“Macbeth.” “The Great Gatsby.” “The Canterbury Tales.” For many students, the extensive repertoire of required reading in English courses can be somewhat off-putting. Generally, it is not the amount of reading assigned which inspires this reaction, but rather the genre. To be sure, classics are worthwhile forms of literature which should be celebrated for their ingenuity, but they are only a portion of the literary spectrum.
Filling up a syllabus with fantasy novels would be absurd, but refusing to acknowledge their literary attributes is just as backwards. In order to expose students to the widest breadth of literature possible, and encourage them to be life-long readers, schools should seriously consider making their collection of assigned readings more inclusive.
“I think that current reading curriculums in English classes heavily focus on classic literary pieces,” said senior Michael Steinman, a student in AP Literature and Composition.
Justification for this focus dwells in the vague term “literary merit.” As the definition of literary merit is the collective qualities of a work which contribute to its overall beauty, this term is incredibly subjective.
When asked what literary merit meant to her, English 11 teacher Tisha Pankop responded, “The piece should show cultural significance. It presents the highest level of writing. If you were at an hors d’oeuvres party with a bunch of English professors, they should be able to have a conversation about it.”
A quick glance at Loy Norrix’s English curricula reveals that the majority of required readings fall into the broad genre of realistic fiction. “Romeo and Juliet,” and “To Kill a Mockingbird” are great works of art, but they are not representative of literature as a whole.
In recent times, literature has become increasingly diversified, and many new genres have emerged. Fantasy and science fiction in particular have gained a following with authors such as Jules Verne and J.R.R. Tolkein. The “Lord of the Rings” trilogy by Tolkein, the “Chronicles of Narnia” by C.S. Lewis and “Journey to the Center of the Earth” by Verne are works of high caliber which receive very little recognition in classrooms.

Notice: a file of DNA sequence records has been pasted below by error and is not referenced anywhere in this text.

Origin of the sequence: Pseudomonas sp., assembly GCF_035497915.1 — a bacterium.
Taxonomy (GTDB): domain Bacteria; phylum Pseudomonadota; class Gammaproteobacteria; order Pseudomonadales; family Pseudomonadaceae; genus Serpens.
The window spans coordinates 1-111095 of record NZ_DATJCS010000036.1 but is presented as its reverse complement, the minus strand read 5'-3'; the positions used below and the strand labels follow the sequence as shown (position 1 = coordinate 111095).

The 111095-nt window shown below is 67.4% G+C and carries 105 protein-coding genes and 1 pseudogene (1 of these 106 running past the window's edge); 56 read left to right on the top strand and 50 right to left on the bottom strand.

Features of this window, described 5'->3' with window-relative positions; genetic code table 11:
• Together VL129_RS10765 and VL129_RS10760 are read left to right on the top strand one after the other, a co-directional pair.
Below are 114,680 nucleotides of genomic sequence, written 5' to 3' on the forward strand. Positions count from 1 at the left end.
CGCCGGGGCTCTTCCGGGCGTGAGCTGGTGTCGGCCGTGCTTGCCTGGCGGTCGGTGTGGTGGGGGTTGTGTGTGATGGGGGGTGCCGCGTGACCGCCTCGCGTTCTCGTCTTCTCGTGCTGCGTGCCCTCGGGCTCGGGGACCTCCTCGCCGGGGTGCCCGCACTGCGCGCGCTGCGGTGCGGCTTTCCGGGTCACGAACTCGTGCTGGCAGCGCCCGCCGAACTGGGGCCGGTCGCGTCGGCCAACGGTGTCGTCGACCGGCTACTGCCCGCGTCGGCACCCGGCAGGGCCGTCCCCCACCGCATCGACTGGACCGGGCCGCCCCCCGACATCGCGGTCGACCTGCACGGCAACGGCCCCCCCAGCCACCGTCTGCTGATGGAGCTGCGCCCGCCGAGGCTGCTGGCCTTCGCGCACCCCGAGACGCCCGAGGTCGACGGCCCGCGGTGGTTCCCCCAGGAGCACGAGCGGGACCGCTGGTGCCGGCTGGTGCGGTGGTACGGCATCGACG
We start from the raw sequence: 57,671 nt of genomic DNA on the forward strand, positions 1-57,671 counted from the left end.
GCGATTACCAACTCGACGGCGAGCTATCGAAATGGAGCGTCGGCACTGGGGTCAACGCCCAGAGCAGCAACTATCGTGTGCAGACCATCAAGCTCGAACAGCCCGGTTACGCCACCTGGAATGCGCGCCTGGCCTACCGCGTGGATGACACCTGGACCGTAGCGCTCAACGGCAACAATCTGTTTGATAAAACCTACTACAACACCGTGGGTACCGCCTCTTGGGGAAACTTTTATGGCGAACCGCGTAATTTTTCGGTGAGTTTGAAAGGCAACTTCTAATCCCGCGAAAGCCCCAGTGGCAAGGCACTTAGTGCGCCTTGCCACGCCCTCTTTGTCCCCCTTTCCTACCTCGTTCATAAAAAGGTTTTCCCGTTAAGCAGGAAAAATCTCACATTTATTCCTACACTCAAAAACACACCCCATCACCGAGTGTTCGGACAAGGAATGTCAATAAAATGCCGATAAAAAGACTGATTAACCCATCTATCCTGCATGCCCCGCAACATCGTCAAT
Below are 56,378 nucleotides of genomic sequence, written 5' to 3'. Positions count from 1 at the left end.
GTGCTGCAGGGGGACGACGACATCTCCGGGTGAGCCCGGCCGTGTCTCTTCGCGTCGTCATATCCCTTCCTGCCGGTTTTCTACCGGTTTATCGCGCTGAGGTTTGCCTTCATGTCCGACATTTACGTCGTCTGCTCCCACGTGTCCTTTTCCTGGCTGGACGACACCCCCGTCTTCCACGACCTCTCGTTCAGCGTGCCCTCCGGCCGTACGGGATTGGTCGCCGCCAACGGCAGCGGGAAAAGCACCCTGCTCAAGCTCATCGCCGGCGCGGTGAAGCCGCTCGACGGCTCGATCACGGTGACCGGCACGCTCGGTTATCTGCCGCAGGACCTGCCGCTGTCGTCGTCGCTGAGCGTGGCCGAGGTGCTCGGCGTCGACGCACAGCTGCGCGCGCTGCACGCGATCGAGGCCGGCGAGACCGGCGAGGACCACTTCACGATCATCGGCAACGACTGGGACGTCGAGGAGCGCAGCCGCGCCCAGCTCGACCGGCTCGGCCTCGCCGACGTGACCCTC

Granted, a few works with fantastical elements such as “Beowulf” and “The Odyssey” are frequently taught in schools, but they only serve to represent a few stellar samples of archaic texts. More contemporary fictional literature includes a very expansive body of works which have their own set of virtues.
One of the reasons for the dearth of fantasy and science fiction novels in English courses is the time constraint posed by the school year. Not only is it difficult to present thousands of years of literature in four 24 week intervals, but oftentimes fantasy and science fiction novels can be somewhat extensive.
Of course, a major stumbling block that fantasy and science fiction face when making their way to curricula is controversial subject matter.
“It’s tricky because some groups of parents often reject these types of works,” Pankop said when asked why fantasy and science fiction is a rarity in high school classes.
Steinman is against the inclusion of fantasy novels in school coursework and said, “Many students are naturally drawn to these genres, so they can learn about them at home, and class time can be devoted to studying classic literature.”
While this may be the case on occasion, some students may avoid certain fantasy or science fiction novels, such as “Lord of the Rings,” due to their hefty length and dense diction. Additionally, many fantasy and science fiction novels have a treasure trove of content which lends itself to literary and rhetorical analysis. For example, well written sci-fi and fantasy novels can have just as many meaningful themes and symbolic nuances as the works of Shakespeare and Dickens.
Traditional literature may be able to more directly depict current social tensions, but it would be foolish to say that “Lord of the Rings” fails to provide a commentary on war and the Industrial Revolution in the abstract, or that its themes of temptation and redemption are underdeveloped.
Beyond thematic merits, fantasies such as “Harry Potter” and “The Chronicles of Narnia” are chock-full of symbols, allegories and allusions such as the Christ figure motif and references to the Arthurian myth. However, even more important than a book’s ability to be analyzed is its ability to tell a story. People are drawn to stories that tug at their emotions and take them on a journey. Those are the kind of stories that people love, and science fiction and fantasy are more than capable of achieving that.